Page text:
Lech L’cha – Thank G-d We Were Born Jewish

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Let your imagination flow freely for a moment. Imagine you were born in a small town down south. Your parents are devout Catholics, as are all the people in your town. You attend a good Catholic school which teaches you all about the Catholic religion. Every Sunday your parents take you to church to pray. Never in your life have you heard about Hashem or the Jewish religion. What chances are there that you would suddenly wise up and realize that all that your parents are teaching you, and all that your priests in school teach you is totally false? It’s completely meaningless. Would you ever think of questioning what people far older than you say is the true religion? Would you dispute what all the wise men and professors’ say is the real thing? Probably not! After all, you would probably do what everybody else does, whether you understand the reason or not. Why be different? If that’s what everybody believes in then it must be true. Why even bother questioning it?

Beside, being different is certainly very difficult. It would mean fighting your parents, friends, and everybody else. Who’s looking for trouble? Just do what everybody does. It makes life a lot easier! So what if it doesn’t make sense? Big deal. Who cares? You can’t fight the establishment. Besides, would it really make a difference to you what or whom you worship? Would you care if it made sense or not? You never studied philosophy. How are you supposed to figure out that what everybody is doing is wrong. These are people much older than you. These are people much wiser than you. You’re busy watching television or playing baseball. You’re certainly not too concerned or too interested to find out who the real G-d is! So, if things don’t make too much sense, who cares? Even if you’re convinced that all you’re being taught is foolish nonsense, why tip the apple cart? It’s not going to make any difference, is it? Why fight and argue with everybody and make lots of enemies over nothing.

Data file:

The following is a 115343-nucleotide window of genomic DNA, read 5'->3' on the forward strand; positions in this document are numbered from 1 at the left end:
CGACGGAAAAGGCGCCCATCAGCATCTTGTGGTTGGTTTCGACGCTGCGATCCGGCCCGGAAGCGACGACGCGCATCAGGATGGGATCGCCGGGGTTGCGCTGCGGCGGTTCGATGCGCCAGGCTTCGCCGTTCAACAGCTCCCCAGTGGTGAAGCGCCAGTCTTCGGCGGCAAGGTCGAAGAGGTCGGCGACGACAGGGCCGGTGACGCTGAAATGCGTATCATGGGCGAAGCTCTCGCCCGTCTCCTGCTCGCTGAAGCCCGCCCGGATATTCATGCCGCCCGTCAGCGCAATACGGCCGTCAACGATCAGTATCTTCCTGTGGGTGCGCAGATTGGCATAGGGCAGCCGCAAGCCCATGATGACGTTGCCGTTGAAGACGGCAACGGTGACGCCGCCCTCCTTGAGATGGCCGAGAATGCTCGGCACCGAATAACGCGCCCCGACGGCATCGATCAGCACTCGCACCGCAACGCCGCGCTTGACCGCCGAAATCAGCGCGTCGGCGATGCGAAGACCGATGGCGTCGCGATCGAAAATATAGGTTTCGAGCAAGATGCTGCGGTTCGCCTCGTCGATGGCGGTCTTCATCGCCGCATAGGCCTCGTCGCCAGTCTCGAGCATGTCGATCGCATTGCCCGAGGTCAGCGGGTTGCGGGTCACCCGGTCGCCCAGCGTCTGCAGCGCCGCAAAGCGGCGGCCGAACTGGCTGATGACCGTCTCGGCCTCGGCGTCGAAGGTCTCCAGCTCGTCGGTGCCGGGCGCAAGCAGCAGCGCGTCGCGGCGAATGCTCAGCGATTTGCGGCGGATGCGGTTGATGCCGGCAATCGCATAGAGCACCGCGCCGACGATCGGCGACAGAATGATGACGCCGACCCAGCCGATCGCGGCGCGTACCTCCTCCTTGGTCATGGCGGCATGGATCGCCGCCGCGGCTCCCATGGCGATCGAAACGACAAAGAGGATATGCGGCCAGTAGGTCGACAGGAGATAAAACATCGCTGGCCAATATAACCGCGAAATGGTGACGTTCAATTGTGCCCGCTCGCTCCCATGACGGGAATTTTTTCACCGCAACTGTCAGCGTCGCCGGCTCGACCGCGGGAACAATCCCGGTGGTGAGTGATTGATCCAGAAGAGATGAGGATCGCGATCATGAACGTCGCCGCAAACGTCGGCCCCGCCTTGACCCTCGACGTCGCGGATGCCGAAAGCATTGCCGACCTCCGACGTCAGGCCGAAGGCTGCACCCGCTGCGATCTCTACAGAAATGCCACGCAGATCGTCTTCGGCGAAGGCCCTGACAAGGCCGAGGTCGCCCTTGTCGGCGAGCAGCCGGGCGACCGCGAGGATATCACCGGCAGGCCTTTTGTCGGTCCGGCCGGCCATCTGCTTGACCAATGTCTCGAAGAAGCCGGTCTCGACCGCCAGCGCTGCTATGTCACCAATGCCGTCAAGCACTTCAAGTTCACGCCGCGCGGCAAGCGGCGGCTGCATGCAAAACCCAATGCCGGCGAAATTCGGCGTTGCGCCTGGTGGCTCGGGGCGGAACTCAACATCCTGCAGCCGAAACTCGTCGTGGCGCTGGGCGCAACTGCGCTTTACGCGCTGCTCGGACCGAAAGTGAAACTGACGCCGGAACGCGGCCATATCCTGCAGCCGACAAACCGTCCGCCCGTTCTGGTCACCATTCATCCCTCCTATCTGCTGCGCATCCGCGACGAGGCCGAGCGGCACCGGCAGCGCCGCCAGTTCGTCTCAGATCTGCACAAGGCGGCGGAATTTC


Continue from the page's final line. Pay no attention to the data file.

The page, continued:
Just imagine what would happen if you told your parents that you refuse to go to church with them, or you refuse to go to Catholic school anymore because you believe that everything you are being taught is just a big bunch of nonsense. You’d be asking for real trouble! You’d be called a real weird and sent to a psychologist for some counseling to set you straight. Or perhaps a few slaps across your face and a good hard spanking will set you straight. After all, you can’t fight the entire establishment. How can a young kid like you dare refute what everybody else says is the truth? Who do you think you are?

It’s nearly impossible for us to imagine the difficult time little Avrohom must have had living in a generation of paganism, where nearly everybody believed and worshipped idols. Can one imagine the courage it took? Freedom of expression wasn’t too popular. He would be called crazy, a fanatic, a wimp. He would be totally ostracized from society. He was put into jail for his weird beliefs! They in fact threatened to throw him into a blazing hot fire unless he’d retract his beliefs. Who needs all these problems? Why get killed because of some theory about there being just one G-d, just one creator of heaven and earth?

Yet, Avrohom’s belief was so strong that he was willing to die rather than forsake his belief in the one true G-d. He couldn’t live a life of hypocrisy, a life of falseness. It didn’t make one bit of difference to him what everybody else said. He was ready to suffer any consequences for his belief, even if that meant giving up his own life. There may have been other people who didn’t believe in the Avodah Zoroh, yet they kept their ideas to themselves. They certainly didn’t dare express their opinion in public, nor were they ready to give up their lives for what they thought was the truth.
Only because Avrohom was so steadfast in his belief and was ready to give up his very life for it, was he zoche that Hashem revealed Himself to him. Even today, the Jewish people are still a very tiny minority in the world full of false beliefs. The Jew is downtrodden and hated by most nations. He’s not wanted anywhere. We’re despised and ridiculed wherever we go. Yet, we must draw a sense of inspiration from our great forefather Avrohom, who was only one against everybody. He was called Ivri because he was on one side, while everybody else was against him. Yet, he stood steadfast in his belief and couldn’t care less what they would do to him.

Certainly we, who received the Torah on Har Sinai, where Hashem revealed Himself to us and made us His nation and gave us the Mitzvos, do not have to be frightened by the world’s threats. We know, without the slightest doubt, that we have Hashem on our side to protect us. How happy we must be that He has chosen us from amongst all the nations and given us the Torah. How happy we must be when we make the Brocho shelo usanee goy and that Hashem made us be frum Jews. Just imagine chas v’sholom how empty our lives would be without it.

How thankful we are for all that Hashem has given us. How tragic it would have been if we had chas v’sholom been born goyim.

And so we end each davening with aleinu lishabeach, in which we praise Hashem for not making us like all other nations who worship idols, but rather how lucky we are that we are able to serve and bow to the true Hashem of heaven and earth.